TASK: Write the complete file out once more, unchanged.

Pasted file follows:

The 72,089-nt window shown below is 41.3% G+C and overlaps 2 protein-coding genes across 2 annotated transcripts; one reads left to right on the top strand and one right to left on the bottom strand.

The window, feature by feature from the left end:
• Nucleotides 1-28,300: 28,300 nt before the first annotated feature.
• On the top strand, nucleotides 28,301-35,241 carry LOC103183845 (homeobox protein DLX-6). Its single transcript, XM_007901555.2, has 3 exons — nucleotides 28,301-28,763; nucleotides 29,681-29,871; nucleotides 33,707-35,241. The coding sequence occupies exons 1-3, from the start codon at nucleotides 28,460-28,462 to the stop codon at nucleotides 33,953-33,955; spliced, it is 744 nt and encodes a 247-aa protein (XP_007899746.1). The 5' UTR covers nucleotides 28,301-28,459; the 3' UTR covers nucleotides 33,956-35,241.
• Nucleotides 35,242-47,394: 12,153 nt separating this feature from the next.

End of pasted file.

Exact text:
The 72,089-nt window shown below is 41.3% G+C and overlaps 2 protein-coding genes across 2 annotated transcripts; one reads left to right on the top strand and one right to left on the bottom strand.

The window, feature by feature from the left end:
• Nucleotides 1-28,300: 28,300 nt before the first annotated feature.
• On the top strand, nucleotides 28,301-35,241 carry LOC103183845 (homeobox protein DLX-6). Its single transcript, XM_007901555.2, has 3 exons — nucleotides 28,301-28,763; nucleotides 29,681-29,871; nucleotides 33,707-35,241. The coding sequence occupies exons 1-3, from the start codon at nucleotides 28,460-28,462 to the stop codon at nucleotides 33,953-33,955; spliced, it is 744 nt and encodes a 247-aa protein (XP_007899746.1). The 5' UTR covers nucleotides 28,301-28,459; the 3' UTR covers nucleotides 33,956-35,241.
• Nucleotides 35,242-47,394: 12,153 nt separating this feature from the next.